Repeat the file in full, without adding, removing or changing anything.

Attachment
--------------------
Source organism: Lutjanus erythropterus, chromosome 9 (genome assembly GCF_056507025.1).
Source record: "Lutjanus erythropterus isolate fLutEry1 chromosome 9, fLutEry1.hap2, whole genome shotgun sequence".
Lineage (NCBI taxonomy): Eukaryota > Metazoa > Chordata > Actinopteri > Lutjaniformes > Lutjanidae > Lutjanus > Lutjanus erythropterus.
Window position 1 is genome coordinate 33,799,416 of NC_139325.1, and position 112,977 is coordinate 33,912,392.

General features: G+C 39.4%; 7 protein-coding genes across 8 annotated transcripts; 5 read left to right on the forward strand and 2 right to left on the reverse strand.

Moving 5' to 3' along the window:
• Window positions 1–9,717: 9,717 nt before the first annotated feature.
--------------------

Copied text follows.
Source organism: Lutjanus erythropterus, chromosome 9 (genome assembly GCF_056507025.1).
Source record: "Lutjanus erythropterus isolate fLutEry1 chromosome 9, fLutEry1.hap2, whole genome shotgun sequence".
Lineage (NCBI taxonomy): Eukaryota > Metazoa > Chordata > Actinopteri > Lutjaniformes > Lutjanidae > Lutjanus > Lutjanus erythropterus.
Window position 1 is genome coordinate 33,799,416 of NC_139325.1, and position 112,977 is coordinate 33,912,392.

General features: G+C 39.4%; 7 protein-coding genes across 8 annotated transcripts; 5 read left to right on the forward strand and 2 right to left on the reverse strand.

Moving 5' to 3' along the window:
• Window positions 1–9,717: 9,717 nt before the first annotated feature.